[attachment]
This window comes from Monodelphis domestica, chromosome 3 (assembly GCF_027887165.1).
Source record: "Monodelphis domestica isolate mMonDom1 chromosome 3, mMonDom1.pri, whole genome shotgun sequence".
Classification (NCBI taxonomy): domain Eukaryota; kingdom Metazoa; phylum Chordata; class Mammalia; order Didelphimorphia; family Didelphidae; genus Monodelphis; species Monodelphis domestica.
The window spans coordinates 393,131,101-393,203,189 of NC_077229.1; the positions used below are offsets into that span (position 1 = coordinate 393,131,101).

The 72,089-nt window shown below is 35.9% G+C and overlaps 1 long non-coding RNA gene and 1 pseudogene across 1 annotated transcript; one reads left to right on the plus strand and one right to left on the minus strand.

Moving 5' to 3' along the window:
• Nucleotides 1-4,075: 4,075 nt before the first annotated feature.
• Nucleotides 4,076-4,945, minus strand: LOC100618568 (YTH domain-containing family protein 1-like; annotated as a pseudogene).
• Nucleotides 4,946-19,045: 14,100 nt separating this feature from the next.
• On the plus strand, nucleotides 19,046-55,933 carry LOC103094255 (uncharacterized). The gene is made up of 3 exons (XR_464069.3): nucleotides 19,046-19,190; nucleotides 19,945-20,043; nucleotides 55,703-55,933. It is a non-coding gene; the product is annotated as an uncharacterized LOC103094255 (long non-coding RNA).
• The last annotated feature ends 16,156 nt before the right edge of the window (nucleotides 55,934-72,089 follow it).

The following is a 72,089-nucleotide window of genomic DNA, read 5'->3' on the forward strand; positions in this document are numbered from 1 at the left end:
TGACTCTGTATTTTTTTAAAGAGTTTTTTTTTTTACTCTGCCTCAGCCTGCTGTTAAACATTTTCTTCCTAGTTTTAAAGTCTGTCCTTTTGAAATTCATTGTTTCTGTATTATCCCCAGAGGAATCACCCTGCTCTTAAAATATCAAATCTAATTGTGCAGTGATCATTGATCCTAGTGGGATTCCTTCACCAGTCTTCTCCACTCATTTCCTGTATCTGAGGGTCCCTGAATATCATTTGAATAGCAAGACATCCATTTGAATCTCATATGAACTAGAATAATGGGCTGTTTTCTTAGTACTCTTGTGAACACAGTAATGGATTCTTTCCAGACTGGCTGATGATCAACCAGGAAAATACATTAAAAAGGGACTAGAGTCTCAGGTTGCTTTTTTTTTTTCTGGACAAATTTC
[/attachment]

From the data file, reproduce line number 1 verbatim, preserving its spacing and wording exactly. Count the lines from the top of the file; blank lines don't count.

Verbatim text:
This window comes from Monodelphis domestica, chromosome 3 (assembly GCF_027887165.1).